11.8 km: Cross a small bridge (1.9 km from Lazy Lake Road). From here the road steepens and gains elevation up a series of washboards and switchbacks.

13.4 km: Left fork.

14.4 km: Continue straight, avoiding the left fork at a switchback. Grade flattens in the wide Lewis Creek basin.

15.8 km: Turn left onto a very small road, signed BrA, N18789-E01032, as the main road makes a tight sweeping right curve (5.4 km from Lazy Lake Road).

15.85 km: In 50 m there is a wide clearing, the BC Forest Service Mount Stevens trailhead sign and parking for a few vehicles by a small creek.

Hike Map
Janice Strong

Janice Strong

Janice Strong is an established professional outdoor photographer. Her images grace collections all over the world and appear in many respected publications. She is passionate about hiking and is also an avid snowshoer and skier, exploring the outdoors of the East Kootenay in southeastern BC year round.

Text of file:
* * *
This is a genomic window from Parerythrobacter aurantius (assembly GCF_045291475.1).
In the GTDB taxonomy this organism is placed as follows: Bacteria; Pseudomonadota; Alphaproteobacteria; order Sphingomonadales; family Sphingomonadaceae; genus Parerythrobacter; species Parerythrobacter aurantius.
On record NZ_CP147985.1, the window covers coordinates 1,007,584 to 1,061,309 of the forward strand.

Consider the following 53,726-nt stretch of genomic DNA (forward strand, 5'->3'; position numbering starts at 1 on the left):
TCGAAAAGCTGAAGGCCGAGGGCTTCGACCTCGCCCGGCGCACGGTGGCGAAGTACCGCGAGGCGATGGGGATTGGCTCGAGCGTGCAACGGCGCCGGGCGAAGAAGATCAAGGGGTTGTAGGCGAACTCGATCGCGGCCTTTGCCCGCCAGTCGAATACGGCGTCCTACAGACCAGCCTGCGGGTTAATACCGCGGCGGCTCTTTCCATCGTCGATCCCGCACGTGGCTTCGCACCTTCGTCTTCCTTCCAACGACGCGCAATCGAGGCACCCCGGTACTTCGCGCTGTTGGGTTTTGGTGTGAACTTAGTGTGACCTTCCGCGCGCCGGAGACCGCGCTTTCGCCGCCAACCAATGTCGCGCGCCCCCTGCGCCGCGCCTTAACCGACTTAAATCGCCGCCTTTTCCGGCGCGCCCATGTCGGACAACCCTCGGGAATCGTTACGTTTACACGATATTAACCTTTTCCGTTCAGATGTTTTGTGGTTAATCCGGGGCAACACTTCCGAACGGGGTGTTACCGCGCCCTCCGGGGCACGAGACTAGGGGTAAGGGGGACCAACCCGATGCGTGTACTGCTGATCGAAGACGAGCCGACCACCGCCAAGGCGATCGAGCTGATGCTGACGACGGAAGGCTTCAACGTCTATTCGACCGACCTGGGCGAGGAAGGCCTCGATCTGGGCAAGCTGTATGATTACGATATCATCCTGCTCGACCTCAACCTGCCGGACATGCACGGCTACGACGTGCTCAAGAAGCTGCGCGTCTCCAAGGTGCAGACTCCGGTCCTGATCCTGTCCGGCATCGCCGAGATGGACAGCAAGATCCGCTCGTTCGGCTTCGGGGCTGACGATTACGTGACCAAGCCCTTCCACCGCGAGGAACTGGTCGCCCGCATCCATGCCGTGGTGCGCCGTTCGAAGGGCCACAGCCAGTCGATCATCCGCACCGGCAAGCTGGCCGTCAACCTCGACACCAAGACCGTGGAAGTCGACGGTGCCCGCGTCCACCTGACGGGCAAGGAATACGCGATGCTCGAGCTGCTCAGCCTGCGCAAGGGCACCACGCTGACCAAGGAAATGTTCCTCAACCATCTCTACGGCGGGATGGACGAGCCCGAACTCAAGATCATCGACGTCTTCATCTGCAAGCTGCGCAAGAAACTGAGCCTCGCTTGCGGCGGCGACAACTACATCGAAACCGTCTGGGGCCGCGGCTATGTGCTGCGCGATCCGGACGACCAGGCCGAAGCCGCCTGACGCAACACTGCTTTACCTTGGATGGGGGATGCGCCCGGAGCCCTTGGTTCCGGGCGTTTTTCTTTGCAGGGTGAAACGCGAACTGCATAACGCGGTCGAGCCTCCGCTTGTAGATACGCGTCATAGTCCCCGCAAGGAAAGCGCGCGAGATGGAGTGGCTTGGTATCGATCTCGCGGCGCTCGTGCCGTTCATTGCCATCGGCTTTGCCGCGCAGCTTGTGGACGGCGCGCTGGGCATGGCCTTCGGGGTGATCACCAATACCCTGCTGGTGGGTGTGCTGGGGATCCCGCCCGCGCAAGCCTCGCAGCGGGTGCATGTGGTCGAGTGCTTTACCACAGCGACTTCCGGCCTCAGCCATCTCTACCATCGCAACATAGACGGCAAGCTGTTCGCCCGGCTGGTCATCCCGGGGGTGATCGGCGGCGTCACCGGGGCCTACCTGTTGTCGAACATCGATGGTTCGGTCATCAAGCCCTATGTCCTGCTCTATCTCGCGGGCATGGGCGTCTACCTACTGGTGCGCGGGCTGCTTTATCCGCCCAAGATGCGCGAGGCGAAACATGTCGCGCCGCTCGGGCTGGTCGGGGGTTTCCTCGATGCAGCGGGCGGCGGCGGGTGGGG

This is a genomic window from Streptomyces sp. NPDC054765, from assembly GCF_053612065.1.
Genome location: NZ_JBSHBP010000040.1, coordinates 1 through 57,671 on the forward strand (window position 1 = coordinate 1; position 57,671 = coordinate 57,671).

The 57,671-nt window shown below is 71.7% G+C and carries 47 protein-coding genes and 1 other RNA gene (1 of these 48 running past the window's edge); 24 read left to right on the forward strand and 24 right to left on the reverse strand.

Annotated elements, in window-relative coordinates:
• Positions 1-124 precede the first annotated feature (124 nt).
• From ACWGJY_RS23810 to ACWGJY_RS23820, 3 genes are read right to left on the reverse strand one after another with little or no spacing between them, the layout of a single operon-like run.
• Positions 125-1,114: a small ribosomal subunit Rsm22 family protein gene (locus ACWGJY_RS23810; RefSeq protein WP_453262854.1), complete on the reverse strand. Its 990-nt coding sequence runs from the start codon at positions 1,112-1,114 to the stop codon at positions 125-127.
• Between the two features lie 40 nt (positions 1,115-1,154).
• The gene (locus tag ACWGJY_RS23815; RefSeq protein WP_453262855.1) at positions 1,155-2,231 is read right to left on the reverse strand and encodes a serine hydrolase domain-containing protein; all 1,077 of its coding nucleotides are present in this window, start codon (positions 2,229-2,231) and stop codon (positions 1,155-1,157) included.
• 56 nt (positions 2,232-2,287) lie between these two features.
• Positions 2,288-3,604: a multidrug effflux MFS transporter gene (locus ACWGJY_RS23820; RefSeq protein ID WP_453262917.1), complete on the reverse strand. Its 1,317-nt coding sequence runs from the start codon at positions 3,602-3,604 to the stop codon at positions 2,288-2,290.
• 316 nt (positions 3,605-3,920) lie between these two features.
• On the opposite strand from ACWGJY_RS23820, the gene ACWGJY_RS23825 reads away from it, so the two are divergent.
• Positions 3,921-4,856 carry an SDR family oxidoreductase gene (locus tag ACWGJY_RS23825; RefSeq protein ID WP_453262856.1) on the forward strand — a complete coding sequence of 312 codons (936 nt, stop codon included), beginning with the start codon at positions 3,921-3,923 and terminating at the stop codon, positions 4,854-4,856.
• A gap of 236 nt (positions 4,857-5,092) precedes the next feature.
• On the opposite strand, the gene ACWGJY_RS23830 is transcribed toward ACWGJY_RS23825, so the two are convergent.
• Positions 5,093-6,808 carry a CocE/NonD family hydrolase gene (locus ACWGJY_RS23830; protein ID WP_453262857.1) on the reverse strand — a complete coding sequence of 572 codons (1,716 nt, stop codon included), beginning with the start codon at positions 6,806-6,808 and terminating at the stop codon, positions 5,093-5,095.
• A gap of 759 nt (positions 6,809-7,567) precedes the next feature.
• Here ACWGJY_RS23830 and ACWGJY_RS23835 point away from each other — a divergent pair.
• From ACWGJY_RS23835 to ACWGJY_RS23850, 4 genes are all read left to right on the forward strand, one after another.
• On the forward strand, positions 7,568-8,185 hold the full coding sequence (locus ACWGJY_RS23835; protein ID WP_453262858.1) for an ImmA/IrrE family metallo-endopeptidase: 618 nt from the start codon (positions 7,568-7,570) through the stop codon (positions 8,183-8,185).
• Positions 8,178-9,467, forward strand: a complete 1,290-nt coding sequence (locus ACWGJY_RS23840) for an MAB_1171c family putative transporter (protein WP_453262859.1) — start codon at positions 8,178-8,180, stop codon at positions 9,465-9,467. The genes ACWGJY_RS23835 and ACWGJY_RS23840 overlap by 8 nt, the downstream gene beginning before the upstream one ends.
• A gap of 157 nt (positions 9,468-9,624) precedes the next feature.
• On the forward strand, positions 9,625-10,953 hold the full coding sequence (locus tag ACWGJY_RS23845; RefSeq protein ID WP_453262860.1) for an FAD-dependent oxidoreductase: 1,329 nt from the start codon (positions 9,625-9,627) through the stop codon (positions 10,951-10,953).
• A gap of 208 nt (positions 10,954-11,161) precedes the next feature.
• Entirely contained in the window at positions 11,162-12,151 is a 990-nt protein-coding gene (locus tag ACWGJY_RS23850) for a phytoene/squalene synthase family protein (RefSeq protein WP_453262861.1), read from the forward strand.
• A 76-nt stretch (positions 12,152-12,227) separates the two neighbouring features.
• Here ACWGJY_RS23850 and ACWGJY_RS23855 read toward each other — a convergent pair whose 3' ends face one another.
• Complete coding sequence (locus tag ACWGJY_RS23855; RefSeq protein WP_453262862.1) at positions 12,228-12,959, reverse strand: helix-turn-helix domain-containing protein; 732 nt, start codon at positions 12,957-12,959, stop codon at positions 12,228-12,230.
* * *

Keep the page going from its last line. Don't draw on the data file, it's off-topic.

She openly shares her passion for the outdoors with others and has introduced hundreds of people to the joys of hiking. For a decade she led hikes for the City of Cranbrook – Parks and Recreation. With her guidance, many people have themselves become enthusiastic hikers.

Climbing mountains, finding new places and enjoying the experience of the journey have always been important to Janice. She cherishes the little things she sees along the trail, as well as the grand destinations.

When Janice is not writing, hiking or taking photographs, she is involved in various creative digital, website design or photographic projects for her clients. She and her husband, Jamie Levine, enjoy their rural property, near Cranbrook, BC.